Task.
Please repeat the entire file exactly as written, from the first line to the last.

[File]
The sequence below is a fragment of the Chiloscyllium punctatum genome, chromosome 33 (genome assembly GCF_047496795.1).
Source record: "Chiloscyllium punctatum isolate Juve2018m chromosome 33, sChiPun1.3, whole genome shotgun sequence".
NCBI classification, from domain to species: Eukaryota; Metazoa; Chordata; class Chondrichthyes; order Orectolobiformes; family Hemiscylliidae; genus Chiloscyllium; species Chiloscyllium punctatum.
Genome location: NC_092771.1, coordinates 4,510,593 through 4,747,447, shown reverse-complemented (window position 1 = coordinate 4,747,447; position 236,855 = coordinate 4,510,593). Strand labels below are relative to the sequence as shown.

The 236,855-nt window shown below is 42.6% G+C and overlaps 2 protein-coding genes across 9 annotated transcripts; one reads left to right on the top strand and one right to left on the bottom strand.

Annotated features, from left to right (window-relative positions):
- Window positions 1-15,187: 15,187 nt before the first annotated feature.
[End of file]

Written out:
The sequence below is a fragment of the Chiloscyllium punctatum genome, chromosome 33 (genome assembly GCF_047496795.1).
Source record: "Chiloscyllium punctatum isolate Juve2018m chromosome 33, sChiPun1.3, whole genome shotgun sequence".
NCBI classification, from domain to species: Eukaryota; Metazoa; Chordata; class Chondrichthyes; order Orectolobiformes; family Hemiscylliidae; genus Chiloscyllium; species Chiloscyllium punctatum.
Genome location: NC_092771.1, coordinates 4,510,593 through 4,747,447, shown reverse-complemented (window position 1 = coordinate 4,747,447; position 236,855 = coordinate 4,510,593). Strand labels below are relative to the sequence as shown.

The 236,855-nt window shown below is 42.6% G+C and overlaps 2 protein-coding genes across 9 annotated transcripts; one reads left to right on the top strand and one right to left on the bottom strand.

Annotated features, from left to right (window-relative positions):
- Window positions 1-15,187: 15,187 nt before the first annotated feature.